Whole Farm Revenue Protection (WFRP) insurance was created by the Agricultural Act of 2014. It has been available for purchase since the 2015 crop year. Since then, each year has brought updates to the program.In 2016, the USDA Risk Management Agency expanded WFRP availability to every county in the nation.
The 2016 crop year brought increased access to WFRP for beginning producers, increased coverage limits for livestock producers and increased ability to cover expected growth in operations and sales. The 2018 crop year brings only minor adjustments to WFRP.
WFRP offers a risk safety net via a single insurance policy for the entire farm. It covers all commodities including livestock and specialty or organic crops. It covers up to $8.5 million of revenue. Coverage levels range from 50 up to 85 percent in 5 percent increments.
Premium subsidies range from 55 up to 80 percent of the total premium collected, depending upon coverage level and farm diversification (Table 1).
Farm diversification is rewarded in the form of a higher subsidy level because the farm is pooling production and market risk across multiple commodities.
WFRP coverage is based on a Whole Farm History Report completed using five years of Internal Revenue Service – Schedule F or other farm tax forms. For the 2018 policy year, 2012 to 2016 tax forms are required. Unless an operation is a late-fiscal-year filer, sales closing dates for WFRP are the same as other spring crop sales closing dates applicable for the county and were on Jan. 31, Feb. 28 and March 15.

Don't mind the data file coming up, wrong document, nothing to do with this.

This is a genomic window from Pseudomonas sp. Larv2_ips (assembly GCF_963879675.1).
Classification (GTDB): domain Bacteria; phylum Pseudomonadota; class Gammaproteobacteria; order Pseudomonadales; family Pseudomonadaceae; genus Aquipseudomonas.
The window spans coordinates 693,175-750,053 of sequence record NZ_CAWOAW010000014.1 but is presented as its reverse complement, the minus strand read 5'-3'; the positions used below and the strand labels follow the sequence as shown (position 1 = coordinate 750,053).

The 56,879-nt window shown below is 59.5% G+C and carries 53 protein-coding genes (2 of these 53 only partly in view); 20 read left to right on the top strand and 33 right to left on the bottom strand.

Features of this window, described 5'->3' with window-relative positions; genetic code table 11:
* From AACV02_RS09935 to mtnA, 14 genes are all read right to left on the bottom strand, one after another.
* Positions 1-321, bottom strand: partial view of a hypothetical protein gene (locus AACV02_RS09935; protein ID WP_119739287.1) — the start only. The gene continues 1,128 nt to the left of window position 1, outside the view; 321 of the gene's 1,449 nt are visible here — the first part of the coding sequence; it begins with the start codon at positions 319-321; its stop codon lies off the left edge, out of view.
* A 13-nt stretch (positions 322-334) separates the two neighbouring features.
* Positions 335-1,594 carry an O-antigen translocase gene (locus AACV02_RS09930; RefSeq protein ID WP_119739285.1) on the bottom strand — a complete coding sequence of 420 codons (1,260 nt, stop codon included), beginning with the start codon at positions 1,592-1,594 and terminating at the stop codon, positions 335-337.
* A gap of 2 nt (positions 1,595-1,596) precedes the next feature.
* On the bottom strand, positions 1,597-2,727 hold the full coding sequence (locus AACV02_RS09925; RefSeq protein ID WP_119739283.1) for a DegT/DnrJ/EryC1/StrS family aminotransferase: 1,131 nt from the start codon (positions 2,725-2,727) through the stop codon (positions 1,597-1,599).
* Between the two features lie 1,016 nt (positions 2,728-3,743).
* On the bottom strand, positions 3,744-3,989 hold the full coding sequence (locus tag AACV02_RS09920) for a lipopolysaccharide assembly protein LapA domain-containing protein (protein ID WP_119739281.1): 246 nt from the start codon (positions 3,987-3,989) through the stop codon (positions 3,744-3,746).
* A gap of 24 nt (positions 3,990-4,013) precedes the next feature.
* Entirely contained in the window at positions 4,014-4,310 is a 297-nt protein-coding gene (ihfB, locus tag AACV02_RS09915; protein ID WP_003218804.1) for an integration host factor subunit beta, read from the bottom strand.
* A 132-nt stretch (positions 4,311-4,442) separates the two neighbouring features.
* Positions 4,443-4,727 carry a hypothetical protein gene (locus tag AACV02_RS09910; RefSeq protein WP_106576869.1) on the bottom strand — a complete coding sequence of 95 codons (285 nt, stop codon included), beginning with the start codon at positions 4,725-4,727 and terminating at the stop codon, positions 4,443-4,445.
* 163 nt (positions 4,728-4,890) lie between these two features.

New for 2018, late-fiscal-year filers now have a sales closing date of Nov. 20 for WFRP. An Intended Farm Operation Report is completed at the time of enrollment to outline intended production plans; a Revised Farm Operation Report is due for all insured commodities on July 15 to update production plans; premiums are due August 15.
Late-fiscal-year filers previously followed alternative due dates for the Revised Report and premiums; for 2018 and beyond, that is no longer the case.
Since its inception, WFRP has been most popular in the Northwest U.S. and California, but sales have been growing throughout the U.S. (Table 2).
WFRP is well-suited for highly diversified farms selling into specialty markets or via direct sales in farm identity-preserved markets. These farms typically receive a premium for their product without available commodity-specific insurance.
Other situations where WFRP may be a good fit include organic production or specialty-crop sales where quality is rewarded in the marketplace – for example, hay producers that sell directly to a dairy at a premium price for high-quality hay meeting specific standards.
The Expected Value section of the policy is used to establish the price anticipated for each commodity, including marketing contracts and past sales history. New for 2018, if a marketing contract becomes effective after the Intended Farm Operation Report is submitted, the Expected Value may be revised to reflect the price contained in the marketing contract for the portion of production under contract.
For 2015 and 2016, about 30 percent of WFRP policies earning a premium have been indemnified, with a loss ratio running about 30 percent above the total premium collected (Table 3).